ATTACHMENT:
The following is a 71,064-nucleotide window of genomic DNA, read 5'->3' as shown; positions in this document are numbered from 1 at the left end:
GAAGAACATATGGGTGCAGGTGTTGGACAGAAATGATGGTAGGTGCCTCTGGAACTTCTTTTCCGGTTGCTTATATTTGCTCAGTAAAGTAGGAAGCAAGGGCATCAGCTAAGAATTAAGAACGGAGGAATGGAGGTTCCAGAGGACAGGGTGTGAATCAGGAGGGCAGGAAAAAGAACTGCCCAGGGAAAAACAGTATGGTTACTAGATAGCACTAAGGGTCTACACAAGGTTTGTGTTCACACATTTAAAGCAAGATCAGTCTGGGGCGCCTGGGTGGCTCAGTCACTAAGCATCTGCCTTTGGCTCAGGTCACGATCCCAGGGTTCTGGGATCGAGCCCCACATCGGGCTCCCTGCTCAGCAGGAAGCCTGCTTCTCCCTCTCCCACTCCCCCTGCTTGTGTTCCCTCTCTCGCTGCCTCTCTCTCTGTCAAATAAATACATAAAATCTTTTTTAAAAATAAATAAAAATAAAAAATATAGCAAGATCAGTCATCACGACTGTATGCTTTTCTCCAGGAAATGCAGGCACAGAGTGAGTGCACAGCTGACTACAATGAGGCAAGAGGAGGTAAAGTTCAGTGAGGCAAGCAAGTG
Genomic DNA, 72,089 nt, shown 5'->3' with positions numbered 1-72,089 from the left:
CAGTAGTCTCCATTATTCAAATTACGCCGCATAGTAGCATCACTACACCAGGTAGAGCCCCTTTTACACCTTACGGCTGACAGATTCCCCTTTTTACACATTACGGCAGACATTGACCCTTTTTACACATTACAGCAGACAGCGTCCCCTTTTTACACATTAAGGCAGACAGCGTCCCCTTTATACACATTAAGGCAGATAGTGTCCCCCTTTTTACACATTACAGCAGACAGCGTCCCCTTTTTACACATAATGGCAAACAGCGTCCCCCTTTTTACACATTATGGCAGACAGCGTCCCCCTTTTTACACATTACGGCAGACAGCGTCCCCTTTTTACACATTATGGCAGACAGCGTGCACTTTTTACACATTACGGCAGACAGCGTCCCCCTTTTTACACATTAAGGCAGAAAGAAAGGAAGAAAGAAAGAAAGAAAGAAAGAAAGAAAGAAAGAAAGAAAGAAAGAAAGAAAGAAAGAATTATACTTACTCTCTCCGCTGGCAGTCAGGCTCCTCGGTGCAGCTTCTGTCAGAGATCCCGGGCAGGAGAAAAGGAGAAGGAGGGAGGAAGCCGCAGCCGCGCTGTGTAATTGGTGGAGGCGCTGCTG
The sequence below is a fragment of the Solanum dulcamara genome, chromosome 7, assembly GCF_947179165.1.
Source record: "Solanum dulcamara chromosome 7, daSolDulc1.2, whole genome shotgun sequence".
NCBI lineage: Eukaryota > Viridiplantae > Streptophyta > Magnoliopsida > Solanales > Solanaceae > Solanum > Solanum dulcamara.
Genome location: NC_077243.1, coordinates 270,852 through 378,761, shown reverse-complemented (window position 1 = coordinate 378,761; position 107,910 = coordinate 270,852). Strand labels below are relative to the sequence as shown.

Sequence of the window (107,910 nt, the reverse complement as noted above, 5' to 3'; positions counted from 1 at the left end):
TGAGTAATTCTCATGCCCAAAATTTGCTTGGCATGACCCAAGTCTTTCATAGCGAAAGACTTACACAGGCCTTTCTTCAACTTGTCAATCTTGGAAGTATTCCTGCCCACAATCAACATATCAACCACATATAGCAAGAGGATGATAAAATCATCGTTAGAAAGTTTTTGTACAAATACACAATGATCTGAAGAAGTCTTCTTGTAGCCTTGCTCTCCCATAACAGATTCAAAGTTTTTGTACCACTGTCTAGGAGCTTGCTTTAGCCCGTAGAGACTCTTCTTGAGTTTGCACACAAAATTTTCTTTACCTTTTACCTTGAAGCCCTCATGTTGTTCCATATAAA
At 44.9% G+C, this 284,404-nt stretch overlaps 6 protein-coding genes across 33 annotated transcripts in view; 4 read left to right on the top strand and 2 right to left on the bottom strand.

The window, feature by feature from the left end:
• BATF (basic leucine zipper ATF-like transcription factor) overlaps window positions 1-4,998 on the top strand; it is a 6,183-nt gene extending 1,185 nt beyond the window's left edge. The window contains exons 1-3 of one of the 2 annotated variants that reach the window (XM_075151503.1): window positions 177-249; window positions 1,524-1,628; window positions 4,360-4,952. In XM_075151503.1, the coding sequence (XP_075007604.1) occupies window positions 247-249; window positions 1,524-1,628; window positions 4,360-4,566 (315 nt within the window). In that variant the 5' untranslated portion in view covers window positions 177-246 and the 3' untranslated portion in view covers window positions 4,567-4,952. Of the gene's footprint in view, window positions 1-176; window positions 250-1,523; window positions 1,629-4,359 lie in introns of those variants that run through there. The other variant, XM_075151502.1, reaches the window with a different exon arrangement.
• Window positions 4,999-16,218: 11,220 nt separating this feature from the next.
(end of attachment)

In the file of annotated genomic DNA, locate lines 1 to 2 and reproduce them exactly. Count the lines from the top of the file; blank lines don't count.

The following is a 71,064-nucleotide window of genomic DNA, read 5'->3' as shown; positions in this document are numbered from 1 at the left end:
GAAGAACATATGGGTGCAGGTGTTGGACAGAAATGATGGTAGGTGCCTCTGGAACTTCTTTTCCGGTTGCTTATATTTGCTCAGTAAAGTAGGAAGCAAGGGCATCAGCTAAGAATTAAGAACGGAGGAATGGAGGTTCCAGAGGACAGGGTGTGAATCAGGAGGGCAGGAAAAAGAACTGCCCAGGGAAAAACAGTATGGTTACTAGATAGCACTAAGGGTCTACACAAGGTTTGTGTTCACACATTTAAAGCAAGATCAGTCTGGGGCGCCTGGGTGGCTCAGTCACTAAGCATCTGCCTTTGGCTCAGGTCACGATCCCAGGGTTCTGGGATCGAGCCCCACATCGGGCTCCCTGCTCAGCAGGAAGCCTGCTTCTCCCTCTCCCACTCCCCCTGCTTGTGTTCCCTCTCTCGCTGCCTCTCTCTCTGTCAAATAAATACATAAAATCTTTTTTAAAAATAAATAAAAATAAAAAATATAGCAAGATCAGTCATCACGACTGTATGCTTTTCTCCAGGAAATGCAGGCACAGAGTGAGTGCACAGCTGACTACAATGAGGCAAGAGGAGGTAAAGTTCAGTGAGGCAAGCAAGTG